Tag Archives: heritage

Planning History of Govan Graving Docks

In 1989 the former Glasgow District Council served a repairs notice on Windex Ltd – the project lead for a proposed residential and commercial redevelopment of Govan Graving Docks that was refused planning consent in 1990.

https://news.google.com/newspapers?nid=2507&dat=19891102&id=jUVAAAAAIBAJ&sjid=YFkMAAAAIBAJ&pg=1800,455450&hl=en

This sets a clear precedent that raises questions of why, despite continued deterioration of the site, Glasgow City Council will not serve a repairs notice on the developers who presently own the site.

Clear grounds for the serving of a repair notice are laid out in the Planning (Listed Buildings and Conservation Areas) (Scotland) Act

One of the reasons given by the council for not doing so is the risk that the council would be left with the liability for the site. However this was not a concern in 1989 so why is it a concern now?

Why is convenience a material factor in deciding which regulations are to be enforced?

This and many other issues are addressed in a damning 20-page report released by the Clyde Docks Preservation Initiative this week.

 

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Govan Needs You, It’s Time to Mobilise! #SaveGovanDocks

Govan Needs You, It's Time to Mobilise! #SaveGovanDocks

Govan Needs You, It’s Time to Mobilise! #SaveGovanDocks

An application has been lodged with Glasgow City Council for an EIA Screening Opinion on Govan Graving Docks.

“Erection of Mixed Use development at former Govan Graving Docks – Request for a screening opinion under the Town and Country Planning (Environmental Impact Assessment) (Scotland) Regulations”

https://publicaccess.glasgow.gov.uk/online-applications/applicationDetails.do?activeTab=documents&keyVal=OAV3SREX0NB00

What the Screening Opinion application means is that the developers want the Council to agree that there is no requirement to conduct a full Environmental Impact Assessment – so that only a more straightforward (‘lite version’) environmental survey will be needed.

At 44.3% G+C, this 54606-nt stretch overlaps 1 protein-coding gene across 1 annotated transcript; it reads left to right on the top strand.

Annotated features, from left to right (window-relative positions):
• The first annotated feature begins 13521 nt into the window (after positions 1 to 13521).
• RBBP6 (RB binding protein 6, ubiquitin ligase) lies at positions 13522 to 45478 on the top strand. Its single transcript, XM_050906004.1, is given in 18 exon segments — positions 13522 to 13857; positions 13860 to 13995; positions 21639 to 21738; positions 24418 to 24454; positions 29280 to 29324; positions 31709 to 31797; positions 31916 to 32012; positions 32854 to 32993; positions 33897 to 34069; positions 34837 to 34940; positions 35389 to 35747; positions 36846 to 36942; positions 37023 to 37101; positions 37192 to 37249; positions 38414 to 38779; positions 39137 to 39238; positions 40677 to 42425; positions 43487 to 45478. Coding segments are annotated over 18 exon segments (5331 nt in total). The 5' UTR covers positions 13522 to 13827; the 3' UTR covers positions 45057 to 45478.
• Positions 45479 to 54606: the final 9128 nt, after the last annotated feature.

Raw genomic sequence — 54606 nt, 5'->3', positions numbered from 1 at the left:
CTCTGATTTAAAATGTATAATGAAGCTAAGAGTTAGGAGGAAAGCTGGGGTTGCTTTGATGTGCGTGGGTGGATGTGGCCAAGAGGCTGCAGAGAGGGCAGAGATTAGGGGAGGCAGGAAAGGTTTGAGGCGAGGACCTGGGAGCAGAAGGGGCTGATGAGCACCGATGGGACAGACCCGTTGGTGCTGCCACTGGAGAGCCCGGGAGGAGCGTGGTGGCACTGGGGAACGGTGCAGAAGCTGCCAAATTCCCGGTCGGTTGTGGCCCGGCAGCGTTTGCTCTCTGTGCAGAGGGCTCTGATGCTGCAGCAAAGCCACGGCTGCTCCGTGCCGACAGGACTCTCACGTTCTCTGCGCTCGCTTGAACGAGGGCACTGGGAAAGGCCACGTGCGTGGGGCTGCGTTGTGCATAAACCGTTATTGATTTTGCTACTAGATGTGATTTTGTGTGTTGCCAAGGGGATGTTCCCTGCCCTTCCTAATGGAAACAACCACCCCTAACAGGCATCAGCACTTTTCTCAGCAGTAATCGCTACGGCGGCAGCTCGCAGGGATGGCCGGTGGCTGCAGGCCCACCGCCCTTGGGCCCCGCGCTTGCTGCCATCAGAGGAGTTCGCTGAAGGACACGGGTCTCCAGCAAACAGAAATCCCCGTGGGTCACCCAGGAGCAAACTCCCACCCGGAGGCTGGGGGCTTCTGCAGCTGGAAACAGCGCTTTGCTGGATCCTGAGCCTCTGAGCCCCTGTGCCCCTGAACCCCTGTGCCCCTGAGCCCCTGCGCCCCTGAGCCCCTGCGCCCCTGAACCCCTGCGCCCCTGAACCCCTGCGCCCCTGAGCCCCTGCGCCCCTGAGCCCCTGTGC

The application indicates planning consent will be sought for 600 homes, 195 hotel rooms and 7,520 square metres of office space to be developed on the docks. Also a cynical token gesture of a small museum and café – as if that’s going to appease anyone and could potentially be dropped from the plans at a later stage.

The application looks like a run of the mill developers box-ticking exercise to appease planners.

This is not an application for planning consent to develop the site but it is nevertheless the clearest indication yet that such an application is in the pipeline. We are preparing for planning consent to be sought this autumn and need to muster all opposition possible.

What we need right away is for everyone who has signed the heritage park petition to get one friend (two would be better) who has not yet signed to do so, as well as the new petitions:

Calling for a public inquiry – https://www.change.org/p/scottish-government-launch-a-public-inquiry-into-govan-graving-docks

Calling for the Scottish Government to call in any planning applications – https://www.change.org/p/the-scottish-government-the-scottish-government-call-in-any-future-planning-applications-for-govan-graving-docks

We need a surge in momentum NOW if we are to succeed in preventing this development and save the last of Glasgow’s historic docks!

Owners New City Vision were quoted in Glasgow Live (http://www.glasgowlive.co.uk/news/glasgow-news/fight-govans-docks-listed-glasgow-11640615) stating they would have to reconsider their plans if there is massive resistance. So let’s take a square shot at this open goal!

The Govan Club & The Govan Gdansk Exchange

Guest-post by Liz Gardiner; Cultural Planning Practice, Director of Fablevision and The Clyde Docks Preservation Initiative

‘From my perspective, there is a missing role in Govan that Andrew McAvoy has discovered was fulfilled in the 20th Century by “The Old Govan Club” – i.e. as cultural planners – to keep a watchful eye on planning and progress, to ensure sensitivity and respect for existing resources, people, projects and heritage (tangible and intangible)… A “ginger group” rather than pressure group… employing creative, quirky, celebratory, research oriented tactics underpinned by derp thinking and research that support and nudge rather than lobby and use combative styles.